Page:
Supporting Teachers New to Teaching Through Continuous Professional LearningDr. Sharon Friesen October 10, 2019 Research and Education
Making the transition from an initial teacher education program into coping with the demands of being employed as a full-time teacher is daunting for many new teachers. For many new teachers adapting to a specific school context, learning how to navigate established traditions such as “staffroom politics”, negotiating the scrutiny of more experienced teachers, figuring out how to get needed supplies and place orders, along with planning instruction, marking, and establishing relationships with students, other teachers, office staff, and caretakers can be somewhat overwhelming. Clearly those initial years of being a “real” teacher are not for the faint of heart.
The process of making the transition to “real” teaching begins with the teacher candidates’ field experience placement. As good as that experience might be, it cannot fully prepare a teacher candidate for the demands and responsibilities of full-time employment. One of the ways that many countries are assisting teachers make the transition to the classroom is by creating a continuum of teacher professional learning that resonates with the focus on pedagogy and assessment teachers experienced in their field placement (OECD, 2019).
The goal is to allow beginning teachers not only to have opportunities to practice and refine teaching skills or witness “judgement in action”, but also to engage in creative and critical reflection and evaluation of teaching and learning models. When critical reflections of “field experiences” draw on research evidence, and student data, and explicitly address the key role of experience in context, teacher learning is said to be more “grounded in practice”. (OECD, 2019, p. 109).
In the fall of 2018, consultants with Galileo Educational Network (Galileo) designed a series of year-long professional learning sessions for 450 teachers new to the profession in the Calgary Board of Education. The professional learning sessions were designed to engage new teachers in a collaborative inquiry-based approach to improving their instructional and assessment practices by critically examining and reflecting on their practice while examining student work from their own classrooms.
Drawing on the principles of design, we at Galileo have created an approach to professional learning which we call design-based professional learning. Our approach to professional learning is focused on strengthening and improving practice through an iterative process of design. We draw upon a design adapted from the double-diamond developed by the British Design Council in 2005 for the professional learning (Dorst, 2015). We draw upon a number of researchers to inform the design (Bereiter & Scardamalia, 2014; Bransford, Brown, & Cocking, 2000; Kaput et al., n.d.; Katz & Dack, 2013; Timperley, Wilson, Barrar & Fung, 2007). The professional learning requires teachers to engage in a sustained collaborative inquiry working with colleagues to improve the practices of the community and their own practice. Engaged in the process of radical collaboration and prototyping, teachers actively participate in a process of systematically examining colleagues and their own practice based on evidence they bring forward from their classrooms (current practices) and set goals for their practice (improved practices) based on the learning needs of their students; they receive feedback from colleagues and researchers (improvable ideas); and (c) reflect on the community’s progress as well as their own progress (Bereiter & Scardamalia, 2014; Katz & Dack, 2013; Timperley, 2011). Our approach to professional learning is consistent with the approach advocated by OECD (2019) “early professional development involves research-based reflections on teaching and learning, and should be embedded in continuous professional learning culture” (p. 12).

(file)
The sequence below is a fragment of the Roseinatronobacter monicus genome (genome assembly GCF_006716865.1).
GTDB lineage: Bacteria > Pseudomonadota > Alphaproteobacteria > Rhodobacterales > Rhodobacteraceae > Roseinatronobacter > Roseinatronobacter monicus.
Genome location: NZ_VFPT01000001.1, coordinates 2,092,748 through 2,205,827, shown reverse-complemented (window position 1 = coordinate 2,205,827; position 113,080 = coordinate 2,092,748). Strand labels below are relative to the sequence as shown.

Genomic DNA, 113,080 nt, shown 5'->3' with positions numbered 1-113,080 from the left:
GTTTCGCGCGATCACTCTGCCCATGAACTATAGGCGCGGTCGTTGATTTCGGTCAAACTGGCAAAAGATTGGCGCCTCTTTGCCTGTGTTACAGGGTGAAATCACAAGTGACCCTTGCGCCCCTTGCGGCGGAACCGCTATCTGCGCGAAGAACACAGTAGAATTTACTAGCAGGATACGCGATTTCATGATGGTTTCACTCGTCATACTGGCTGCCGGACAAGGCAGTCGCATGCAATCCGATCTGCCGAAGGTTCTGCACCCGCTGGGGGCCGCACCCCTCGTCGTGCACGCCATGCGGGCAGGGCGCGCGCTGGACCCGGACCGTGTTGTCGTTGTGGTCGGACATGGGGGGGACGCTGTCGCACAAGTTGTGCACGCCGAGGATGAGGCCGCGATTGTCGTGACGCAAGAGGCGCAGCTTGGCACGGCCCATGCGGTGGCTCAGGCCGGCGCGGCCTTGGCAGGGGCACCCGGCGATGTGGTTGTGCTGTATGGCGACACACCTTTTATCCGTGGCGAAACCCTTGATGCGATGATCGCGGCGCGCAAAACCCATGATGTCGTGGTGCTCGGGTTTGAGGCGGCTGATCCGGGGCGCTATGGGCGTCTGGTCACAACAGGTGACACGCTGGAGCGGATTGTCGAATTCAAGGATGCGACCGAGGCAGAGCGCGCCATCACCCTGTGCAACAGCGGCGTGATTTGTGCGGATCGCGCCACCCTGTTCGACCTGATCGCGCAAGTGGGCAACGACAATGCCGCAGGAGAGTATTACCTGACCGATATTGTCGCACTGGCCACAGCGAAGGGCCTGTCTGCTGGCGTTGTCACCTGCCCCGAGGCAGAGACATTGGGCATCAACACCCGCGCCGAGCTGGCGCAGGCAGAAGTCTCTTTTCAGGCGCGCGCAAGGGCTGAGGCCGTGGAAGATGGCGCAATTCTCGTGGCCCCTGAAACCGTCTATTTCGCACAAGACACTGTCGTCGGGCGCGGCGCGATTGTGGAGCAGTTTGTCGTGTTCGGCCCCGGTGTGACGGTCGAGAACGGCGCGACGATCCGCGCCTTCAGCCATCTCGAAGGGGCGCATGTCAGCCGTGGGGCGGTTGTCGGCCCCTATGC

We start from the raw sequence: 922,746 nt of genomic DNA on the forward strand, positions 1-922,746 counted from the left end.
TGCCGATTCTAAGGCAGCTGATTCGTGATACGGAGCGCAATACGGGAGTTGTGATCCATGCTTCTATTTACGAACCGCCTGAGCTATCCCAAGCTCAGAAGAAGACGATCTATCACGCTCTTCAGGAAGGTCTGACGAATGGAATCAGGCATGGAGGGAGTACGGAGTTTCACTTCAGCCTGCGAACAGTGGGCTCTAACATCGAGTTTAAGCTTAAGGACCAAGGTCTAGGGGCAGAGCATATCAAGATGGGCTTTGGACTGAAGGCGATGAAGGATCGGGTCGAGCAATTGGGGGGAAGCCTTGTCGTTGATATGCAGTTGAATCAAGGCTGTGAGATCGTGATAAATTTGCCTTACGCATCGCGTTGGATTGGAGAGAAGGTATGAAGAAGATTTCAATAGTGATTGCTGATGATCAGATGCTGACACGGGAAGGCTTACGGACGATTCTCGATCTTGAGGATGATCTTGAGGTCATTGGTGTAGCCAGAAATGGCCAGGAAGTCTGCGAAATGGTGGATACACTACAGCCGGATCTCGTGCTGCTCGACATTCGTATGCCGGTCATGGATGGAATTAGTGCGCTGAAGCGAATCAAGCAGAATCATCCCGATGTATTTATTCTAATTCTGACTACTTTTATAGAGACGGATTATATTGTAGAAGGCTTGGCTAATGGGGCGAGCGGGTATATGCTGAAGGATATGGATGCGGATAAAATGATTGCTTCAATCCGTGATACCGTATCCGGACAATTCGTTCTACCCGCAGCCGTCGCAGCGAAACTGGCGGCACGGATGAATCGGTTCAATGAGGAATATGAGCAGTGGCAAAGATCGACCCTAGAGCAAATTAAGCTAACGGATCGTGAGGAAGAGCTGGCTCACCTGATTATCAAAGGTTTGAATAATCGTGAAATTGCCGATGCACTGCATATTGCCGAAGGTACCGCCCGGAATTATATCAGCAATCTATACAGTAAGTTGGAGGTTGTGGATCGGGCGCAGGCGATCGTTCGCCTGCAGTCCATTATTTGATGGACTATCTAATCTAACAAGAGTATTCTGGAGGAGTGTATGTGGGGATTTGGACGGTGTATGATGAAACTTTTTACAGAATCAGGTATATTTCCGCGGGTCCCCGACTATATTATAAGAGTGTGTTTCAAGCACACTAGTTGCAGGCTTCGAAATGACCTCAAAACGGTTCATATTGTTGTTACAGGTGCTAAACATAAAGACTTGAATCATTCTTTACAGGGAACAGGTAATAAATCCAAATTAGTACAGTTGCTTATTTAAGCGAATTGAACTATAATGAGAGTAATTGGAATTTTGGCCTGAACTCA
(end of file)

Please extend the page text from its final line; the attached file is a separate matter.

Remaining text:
Findings from the research study, New Teachers Implementing Professional Practice Standards: Research Brief, indicated that the professional learning for new teachers strengthened their pedagogical capacity.
Statistically significant growth for new teachers was shown over one-year in four competencies: (1) demonstrating professional body of knowledge (through planning and designing learning activities, using instructional strategies to engage students in meaningful learning activities, applying assessment and evaluation practices); (2) engaging in career-long learning, (3) establishing inclusive learning environments when designing learning, and (4) applying foundational knowledge about First Nations, Métis and Inuit to Learning Designs. (Brown, Roberts, & Beck, 2019, p. 2).
The research is clear that supporting the growth of teachers, including new teachers to become effective pedagogues who are adept at using contemporary assessment practices to guide and improve student learning and inform their teaching is critical to improving student learning, creating a strong professional learning culture, and retaining high quality teachers (Barbor & Mourshed, 2007; OECD, 2019). “When induction and support programmes are integrated in a professional learning culture, schools are able to engage new teachers in innovation and continuous school improvement” (OECD, 2019 p. 13).
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